There was a post on the yahoo group the other night asking some questions about Lost Battles. In reply I wrote what was supposed to be a brief summary of the game, but it turned out to be a bit longer than I expected. I decided to re-post it here as it may be of interest to those who want to know a little more about the game.
The forthcoming Lost Battles board game actually contains two games, "Lost Battles" and "Empire", but I'm going to concentrate on Lost Battles as that's the one I know most about.
Lost Battles is a system that models historical battles of the ancient era at grand-tactical scale. That means that each side will control somewhere around 20 units per side, with each unit representing greater or fewer numbers of troops depending on the size of the battle. At the battle of Trebia an average quality unit of heavy infantry represents 3000 men; at the battle of Leuctra a similar unit would represent 500 men. This is called the 'troop multiple' and allows LB to work for historical battles of different sizes without altering the core rules.
The board is divided into 20 zones; 5 wide by 4 deep. Troops move and fight from zone to zone, and these also scale in real terms from a minimum of 300m across to a maximum of 1200m across depending on the size of the historical battlefield.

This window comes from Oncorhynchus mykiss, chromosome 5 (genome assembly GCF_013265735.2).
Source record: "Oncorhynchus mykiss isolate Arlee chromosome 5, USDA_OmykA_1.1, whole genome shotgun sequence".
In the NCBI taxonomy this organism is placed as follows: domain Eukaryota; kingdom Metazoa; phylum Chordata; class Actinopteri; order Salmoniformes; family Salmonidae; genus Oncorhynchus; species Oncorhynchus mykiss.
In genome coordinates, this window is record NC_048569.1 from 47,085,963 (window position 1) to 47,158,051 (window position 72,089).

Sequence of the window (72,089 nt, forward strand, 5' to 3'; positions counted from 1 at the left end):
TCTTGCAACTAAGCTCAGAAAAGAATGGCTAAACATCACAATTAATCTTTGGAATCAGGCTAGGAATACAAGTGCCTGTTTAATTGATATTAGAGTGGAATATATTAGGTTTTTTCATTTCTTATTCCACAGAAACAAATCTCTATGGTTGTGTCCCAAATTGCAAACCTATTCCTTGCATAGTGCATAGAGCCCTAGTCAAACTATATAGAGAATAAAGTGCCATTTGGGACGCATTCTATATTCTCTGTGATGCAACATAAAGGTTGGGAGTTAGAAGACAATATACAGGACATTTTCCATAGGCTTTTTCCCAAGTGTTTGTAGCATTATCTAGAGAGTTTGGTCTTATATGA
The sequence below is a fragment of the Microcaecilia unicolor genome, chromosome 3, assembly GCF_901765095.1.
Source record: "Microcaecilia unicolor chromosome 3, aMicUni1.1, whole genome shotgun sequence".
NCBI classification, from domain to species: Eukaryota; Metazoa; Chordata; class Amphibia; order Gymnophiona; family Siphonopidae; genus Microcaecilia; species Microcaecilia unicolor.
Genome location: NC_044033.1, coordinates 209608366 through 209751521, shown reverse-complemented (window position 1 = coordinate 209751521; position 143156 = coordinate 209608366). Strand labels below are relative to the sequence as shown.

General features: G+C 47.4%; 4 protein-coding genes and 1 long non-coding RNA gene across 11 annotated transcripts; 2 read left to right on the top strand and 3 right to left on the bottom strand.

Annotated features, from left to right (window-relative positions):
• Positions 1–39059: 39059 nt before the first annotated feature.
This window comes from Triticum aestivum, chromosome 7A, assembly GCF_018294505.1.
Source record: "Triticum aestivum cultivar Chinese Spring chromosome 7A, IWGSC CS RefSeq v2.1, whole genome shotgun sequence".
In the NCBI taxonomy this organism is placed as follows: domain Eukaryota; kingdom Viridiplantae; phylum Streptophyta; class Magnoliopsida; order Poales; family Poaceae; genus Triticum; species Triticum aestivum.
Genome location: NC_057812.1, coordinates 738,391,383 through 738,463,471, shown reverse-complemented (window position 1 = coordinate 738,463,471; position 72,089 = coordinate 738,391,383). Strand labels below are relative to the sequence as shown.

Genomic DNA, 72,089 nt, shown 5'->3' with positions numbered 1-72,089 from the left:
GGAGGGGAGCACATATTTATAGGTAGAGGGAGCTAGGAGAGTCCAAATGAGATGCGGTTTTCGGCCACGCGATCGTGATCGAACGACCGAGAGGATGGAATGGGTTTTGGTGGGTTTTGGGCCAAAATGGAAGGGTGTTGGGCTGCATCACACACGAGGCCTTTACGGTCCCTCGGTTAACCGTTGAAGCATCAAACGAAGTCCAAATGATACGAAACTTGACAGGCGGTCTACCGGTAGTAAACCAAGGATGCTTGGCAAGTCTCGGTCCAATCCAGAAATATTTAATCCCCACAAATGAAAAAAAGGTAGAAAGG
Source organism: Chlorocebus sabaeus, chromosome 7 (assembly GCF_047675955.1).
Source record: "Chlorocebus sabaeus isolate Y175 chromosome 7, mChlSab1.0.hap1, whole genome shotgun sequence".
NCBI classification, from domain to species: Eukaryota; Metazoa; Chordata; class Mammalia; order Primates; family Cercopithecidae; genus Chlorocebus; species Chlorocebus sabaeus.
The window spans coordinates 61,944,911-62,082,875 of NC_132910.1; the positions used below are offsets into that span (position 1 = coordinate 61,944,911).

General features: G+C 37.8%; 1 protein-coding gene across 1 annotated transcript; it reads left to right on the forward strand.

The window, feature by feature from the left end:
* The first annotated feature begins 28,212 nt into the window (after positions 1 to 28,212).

Armies are made up of a limited set of troop types, with some sub-types to reflect different styles of fighting. The main types are light and heavy infantry, light and heavy cavalry, elephants, chariots and scythed chariots. The sub-types include phalangites, hoplites, legionaries and cataphracts, with rules to allow them to perform as they did historically.
Units are rated for quality and fighting value, with the three quality levels being levy (fighting value 2), average (fighting value 3) and veteran (fighting value 4)
The game also includes on-table generals, who make a real difference to the quality of a force. Generals have a range of special functions including the ability to rally units, move troops for free, give combat bonuses to units in their zone, and occasionally to boost morale. Better quality generals can do more of these things; poorer quality ones fewer.